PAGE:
Teens are smart and sensitive enough to understand why Grandma or Grandpa may look the same but is acting so differently. If they’ve taken a high school health, physiology or bio class, your teen may have even more questions about the person in your family who has dementia or Alzheimer’s. Here’s how to address your teen’s concerns straight-on:
*Being honest and direct about the situation is optimal. Tell them what Alzheimer’s is when they ask: it’s more than just memory loss, it’s a disease that impacts brain functionality and clear thinking. Eventually, if negatively effects the body functions of a person. And yes, there is a potential genetic component to Alzheimer’s.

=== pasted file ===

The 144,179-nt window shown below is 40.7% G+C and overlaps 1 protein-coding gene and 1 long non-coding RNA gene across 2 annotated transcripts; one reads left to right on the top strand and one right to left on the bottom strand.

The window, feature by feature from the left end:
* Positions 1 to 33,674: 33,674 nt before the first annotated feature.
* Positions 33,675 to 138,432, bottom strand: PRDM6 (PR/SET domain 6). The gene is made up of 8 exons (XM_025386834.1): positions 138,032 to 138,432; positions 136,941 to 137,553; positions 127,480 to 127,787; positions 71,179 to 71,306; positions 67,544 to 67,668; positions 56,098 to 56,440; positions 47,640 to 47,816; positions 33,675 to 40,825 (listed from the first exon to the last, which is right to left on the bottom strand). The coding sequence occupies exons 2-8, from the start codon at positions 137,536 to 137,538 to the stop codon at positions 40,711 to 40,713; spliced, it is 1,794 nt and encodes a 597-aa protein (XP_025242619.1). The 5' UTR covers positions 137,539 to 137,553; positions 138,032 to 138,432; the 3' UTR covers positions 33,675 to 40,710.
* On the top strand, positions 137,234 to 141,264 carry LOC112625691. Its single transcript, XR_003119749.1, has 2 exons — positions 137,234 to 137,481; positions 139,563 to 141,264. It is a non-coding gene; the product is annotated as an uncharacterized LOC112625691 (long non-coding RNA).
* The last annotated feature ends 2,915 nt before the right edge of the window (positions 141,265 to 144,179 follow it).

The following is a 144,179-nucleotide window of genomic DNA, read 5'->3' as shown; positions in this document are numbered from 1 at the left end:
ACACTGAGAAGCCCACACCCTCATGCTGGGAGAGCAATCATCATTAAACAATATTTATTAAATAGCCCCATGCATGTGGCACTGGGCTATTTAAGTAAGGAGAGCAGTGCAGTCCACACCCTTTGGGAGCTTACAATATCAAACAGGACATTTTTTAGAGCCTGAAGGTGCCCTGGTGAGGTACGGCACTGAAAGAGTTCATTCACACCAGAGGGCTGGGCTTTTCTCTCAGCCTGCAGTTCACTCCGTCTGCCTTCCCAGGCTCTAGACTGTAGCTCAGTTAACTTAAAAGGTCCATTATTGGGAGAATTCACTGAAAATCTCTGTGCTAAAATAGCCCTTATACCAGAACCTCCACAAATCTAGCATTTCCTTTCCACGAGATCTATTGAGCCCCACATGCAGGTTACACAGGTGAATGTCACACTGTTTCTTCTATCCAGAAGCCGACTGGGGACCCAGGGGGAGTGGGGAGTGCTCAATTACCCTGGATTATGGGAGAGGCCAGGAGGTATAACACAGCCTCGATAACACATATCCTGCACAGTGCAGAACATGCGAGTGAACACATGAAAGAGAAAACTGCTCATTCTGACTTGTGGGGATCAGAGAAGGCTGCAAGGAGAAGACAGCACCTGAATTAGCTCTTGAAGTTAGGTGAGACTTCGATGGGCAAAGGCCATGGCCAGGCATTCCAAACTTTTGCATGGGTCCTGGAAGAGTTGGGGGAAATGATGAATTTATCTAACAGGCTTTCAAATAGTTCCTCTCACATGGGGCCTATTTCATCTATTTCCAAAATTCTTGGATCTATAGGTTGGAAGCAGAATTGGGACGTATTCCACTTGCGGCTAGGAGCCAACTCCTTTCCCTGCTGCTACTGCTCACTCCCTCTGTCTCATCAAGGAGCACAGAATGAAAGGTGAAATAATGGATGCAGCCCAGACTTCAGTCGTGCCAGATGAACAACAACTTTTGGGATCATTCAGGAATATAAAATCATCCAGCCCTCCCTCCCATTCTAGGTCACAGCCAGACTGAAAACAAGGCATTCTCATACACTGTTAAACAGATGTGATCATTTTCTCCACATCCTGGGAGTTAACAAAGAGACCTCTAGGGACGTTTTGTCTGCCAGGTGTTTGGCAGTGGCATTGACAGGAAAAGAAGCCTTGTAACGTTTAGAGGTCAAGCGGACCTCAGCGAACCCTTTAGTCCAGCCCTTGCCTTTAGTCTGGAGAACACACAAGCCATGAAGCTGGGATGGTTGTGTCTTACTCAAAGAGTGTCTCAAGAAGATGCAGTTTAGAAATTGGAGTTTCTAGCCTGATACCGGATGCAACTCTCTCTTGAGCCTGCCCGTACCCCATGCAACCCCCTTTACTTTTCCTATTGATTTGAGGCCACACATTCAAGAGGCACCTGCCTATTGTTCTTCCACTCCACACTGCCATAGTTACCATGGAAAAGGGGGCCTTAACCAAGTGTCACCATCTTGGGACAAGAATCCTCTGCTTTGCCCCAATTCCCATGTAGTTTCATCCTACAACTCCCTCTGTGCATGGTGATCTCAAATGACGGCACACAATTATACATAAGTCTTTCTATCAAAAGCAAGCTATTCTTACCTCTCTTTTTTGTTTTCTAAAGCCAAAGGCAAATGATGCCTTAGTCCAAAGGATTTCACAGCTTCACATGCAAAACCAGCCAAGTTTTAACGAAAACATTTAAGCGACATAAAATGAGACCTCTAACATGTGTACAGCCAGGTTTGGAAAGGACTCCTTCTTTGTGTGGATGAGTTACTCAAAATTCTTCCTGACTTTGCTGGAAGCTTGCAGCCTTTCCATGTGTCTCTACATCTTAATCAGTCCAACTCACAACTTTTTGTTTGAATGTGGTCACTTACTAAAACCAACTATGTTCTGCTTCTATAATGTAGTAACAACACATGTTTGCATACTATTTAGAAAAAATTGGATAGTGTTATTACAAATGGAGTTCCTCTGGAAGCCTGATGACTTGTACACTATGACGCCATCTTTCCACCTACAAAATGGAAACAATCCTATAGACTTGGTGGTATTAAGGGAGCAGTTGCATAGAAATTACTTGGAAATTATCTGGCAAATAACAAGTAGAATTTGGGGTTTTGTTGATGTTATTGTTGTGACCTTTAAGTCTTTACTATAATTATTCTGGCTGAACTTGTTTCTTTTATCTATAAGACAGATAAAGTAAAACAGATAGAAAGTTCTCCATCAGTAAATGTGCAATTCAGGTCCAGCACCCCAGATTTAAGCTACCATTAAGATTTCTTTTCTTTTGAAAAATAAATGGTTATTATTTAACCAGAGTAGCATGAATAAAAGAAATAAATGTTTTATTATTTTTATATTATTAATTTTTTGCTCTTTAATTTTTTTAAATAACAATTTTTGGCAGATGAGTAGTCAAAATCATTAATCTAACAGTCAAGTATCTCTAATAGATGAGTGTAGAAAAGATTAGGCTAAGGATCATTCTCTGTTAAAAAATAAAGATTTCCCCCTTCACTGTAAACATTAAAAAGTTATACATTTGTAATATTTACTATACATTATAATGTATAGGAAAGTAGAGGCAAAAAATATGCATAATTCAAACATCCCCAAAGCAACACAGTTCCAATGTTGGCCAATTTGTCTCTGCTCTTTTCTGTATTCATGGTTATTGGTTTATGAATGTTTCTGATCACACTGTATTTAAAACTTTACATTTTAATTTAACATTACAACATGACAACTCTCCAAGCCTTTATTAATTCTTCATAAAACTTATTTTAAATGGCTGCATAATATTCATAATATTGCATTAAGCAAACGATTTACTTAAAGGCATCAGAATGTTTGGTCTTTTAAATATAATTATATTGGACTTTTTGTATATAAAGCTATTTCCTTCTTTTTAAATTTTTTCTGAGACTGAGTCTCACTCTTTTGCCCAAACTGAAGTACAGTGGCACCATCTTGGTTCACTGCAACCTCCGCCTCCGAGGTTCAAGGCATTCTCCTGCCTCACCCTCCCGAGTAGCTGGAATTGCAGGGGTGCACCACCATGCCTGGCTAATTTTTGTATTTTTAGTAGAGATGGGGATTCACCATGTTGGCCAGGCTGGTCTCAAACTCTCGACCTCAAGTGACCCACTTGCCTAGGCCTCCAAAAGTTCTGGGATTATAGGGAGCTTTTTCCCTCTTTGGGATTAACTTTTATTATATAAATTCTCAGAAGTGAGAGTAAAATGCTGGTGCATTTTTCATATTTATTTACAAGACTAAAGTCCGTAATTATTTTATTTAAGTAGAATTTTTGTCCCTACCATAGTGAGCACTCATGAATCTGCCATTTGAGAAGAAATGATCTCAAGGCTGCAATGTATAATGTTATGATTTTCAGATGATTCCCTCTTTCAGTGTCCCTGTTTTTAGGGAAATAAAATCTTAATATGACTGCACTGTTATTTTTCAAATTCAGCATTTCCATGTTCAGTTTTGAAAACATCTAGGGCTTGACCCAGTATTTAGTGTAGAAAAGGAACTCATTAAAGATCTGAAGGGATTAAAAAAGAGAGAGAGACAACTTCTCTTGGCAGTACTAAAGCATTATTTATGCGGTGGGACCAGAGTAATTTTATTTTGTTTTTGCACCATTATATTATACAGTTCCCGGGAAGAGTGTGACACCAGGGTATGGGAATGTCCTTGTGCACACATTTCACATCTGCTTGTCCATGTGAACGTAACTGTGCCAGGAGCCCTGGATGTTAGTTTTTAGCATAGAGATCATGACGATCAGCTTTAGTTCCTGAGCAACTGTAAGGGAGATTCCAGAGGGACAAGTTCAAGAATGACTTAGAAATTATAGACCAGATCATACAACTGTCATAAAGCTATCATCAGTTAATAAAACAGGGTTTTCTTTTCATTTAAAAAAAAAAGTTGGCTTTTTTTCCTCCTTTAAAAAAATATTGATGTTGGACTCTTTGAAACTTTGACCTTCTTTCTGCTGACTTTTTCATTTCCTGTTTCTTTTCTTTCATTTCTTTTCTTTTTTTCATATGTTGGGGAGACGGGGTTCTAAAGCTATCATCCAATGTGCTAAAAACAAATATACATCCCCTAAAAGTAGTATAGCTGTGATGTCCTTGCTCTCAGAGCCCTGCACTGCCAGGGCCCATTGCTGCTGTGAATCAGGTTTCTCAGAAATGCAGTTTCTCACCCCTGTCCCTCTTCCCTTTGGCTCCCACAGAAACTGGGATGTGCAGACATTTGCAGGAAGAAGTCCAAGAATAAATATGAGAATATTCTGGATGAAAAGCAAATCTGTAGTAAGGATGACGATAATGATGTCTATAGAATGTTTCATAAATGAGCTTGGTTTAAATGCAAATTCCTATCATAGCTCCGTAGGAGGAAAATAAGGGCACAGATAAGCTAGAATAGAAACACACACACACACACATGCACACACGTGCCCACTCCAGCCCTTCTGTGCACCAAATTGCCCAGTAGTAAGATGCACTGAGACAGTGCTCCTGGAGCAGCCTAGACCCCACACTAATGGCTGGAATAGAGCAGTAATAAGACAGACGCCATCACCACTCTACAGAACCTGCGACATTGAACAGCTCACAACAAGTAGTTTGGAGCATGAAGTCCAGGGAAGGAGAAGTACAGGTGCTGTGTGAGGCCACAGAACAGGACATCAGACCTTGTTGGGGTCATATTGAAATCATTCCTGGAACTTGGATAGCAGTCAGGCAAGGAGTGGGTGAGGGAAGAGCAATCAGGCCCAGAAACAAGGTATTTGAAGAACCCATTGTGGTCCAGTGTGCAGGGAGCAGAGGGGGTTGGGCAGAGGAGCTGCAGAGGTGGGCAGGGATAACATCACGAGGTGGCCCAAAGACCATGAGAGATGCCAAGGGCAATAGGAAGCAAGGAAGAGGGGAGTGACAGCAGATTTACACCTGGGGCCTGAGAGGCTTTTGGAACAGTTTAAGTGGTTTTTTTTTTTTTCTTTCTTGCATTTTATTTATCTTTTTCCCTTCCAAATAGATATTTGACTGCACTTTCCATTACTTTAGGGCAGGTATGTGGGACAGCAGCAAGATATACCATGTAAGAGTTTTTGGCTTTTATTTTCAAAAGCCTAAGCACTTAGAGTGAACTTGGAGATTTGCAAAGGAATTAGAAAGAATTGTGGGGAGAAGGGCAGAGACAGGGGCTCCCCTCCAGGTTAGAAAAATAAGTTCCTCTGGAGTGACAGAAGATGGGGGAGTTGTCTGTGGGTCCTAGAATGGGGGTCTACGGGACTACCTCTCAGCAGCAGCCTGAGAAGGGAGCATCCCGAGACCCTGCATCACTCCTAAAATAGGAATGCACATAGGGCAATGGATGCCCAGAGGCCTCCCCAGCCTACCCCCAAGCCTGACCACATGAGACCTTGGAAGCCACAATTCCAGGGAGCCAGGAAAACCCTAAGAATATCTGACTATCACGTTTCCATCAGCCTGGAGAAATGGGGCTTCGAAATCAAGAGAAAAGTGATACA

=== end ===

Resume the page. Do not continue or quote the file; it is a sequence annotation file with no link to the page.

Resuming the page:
*Validate the array of feelings your teen grapples with in the face of Alzheimer’s. Teens may be frustrated by having to repeat words or phrases or hearing the same responses and stories over and over again. Teens may resent the time and energy that someone with dementia requires of the family, then may feel guilty for feeling that way. Since living with an Alzheimer’s patient is difficult and often unpredictable, teens may not want to have their friends over anymore.
*Keep an eye on your teen to make sure they are not letting the uncertainty and stress of being close to dementia take its toll on them. Warning signs are unusual headaches, a drop in academic performance, a lack of energy and socializing, sharper mood swings and spending more time away from the household. It may be worth looking into a support group or a counselor to speak with your teen to help them sort out the complicated feelings.
For additional resources to help a struggling teen, check out: http://teenmentalhealth.org